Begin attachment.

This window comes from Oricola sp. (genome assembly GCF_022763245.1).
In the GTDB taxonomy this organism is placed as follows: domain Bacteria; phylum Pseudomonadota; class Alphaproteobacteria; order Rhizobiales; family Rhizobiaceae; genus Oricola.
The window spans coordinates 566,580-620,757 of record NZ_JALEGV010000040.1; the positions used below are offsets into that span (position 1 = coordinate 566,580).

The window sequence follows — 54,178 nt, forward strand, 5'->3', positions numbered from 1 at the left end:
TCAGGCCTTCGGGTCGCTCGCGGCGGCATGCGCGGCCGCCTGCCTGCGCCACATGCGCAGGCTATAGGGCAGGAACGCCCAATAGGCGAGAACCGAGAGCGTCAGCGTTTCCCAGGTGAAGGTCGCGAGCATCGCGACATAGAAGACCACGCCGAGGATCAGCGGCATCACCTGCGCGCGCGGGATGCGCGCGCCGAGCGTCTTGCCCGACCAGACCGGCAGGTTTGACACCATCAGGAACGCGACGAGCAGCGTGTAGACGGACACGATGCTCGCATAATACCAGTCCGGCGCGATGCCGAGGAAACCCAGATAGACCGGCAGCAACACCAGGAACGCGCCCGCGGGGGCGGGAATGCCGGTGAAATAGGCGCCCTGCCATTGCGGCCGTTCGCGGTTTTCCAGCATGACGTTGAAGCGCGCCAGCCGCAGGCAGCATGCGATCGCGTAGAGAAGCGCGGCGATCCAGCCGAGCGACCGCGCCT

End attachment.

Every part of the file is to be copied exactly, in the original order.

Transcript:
This window comes from Oricola sp. (genome assembly GCF_022763245.1).
In the GTDB taxonomy this organism is placed as follows: domain Bacteria; phylum Pseudomonadota; class Alphaproteobacteria; order Rhizobiales; family Rhizobiaceae; genus Oricola.
The window spans coordinates 566,580-620,757 of record NZ_JALEGV010000040.1; the positions used below are offsets into that span (position 1 = coordinate 566,580).

The window sequence follows — 54,178 nt, forward strand, 5'->3', positions numbered from 1 at the left end:
TCAGGCCTTCGGGTCGCTCGCGGCGGCATGCGCGGCCGCCTGCCTGCGCCACATGCGCAGGCTATAGGGCAGGAACGCCCAATAGGCGAGAACCGAGAGCGTCAGCGTTTCCCAGGTGAAGGTCGCGAGCATCGCGACATAGAAGACCACGCCGAGGATCAGCGGCATCACCTGCGCGCGCGGGATGCGCGCGCCGAGCGTCTTGCCCGACCAGACCGGCAGGTTTGACACCATCAGGAACGCGACGAGCAGCGTGTAGACGGACACGATGCTCGCATAATACCAGTCCGGCGCGATGCCGAGGAAACCCAGATAGACCGGCAGCAACACCAGGAACGCGCCCGCGGGGGCGGGAATGCCGGTGAAATAGGCGCCCTGCCATTGCGGCCGTTCGCGGTTTTCCAGCATGACGTTGAAGCGCGCCAGCCGCAGGCAGCATGCGATCGCGTAGAGAAGCGCGGCGATCCAGCCGAGCGACCGCGCCT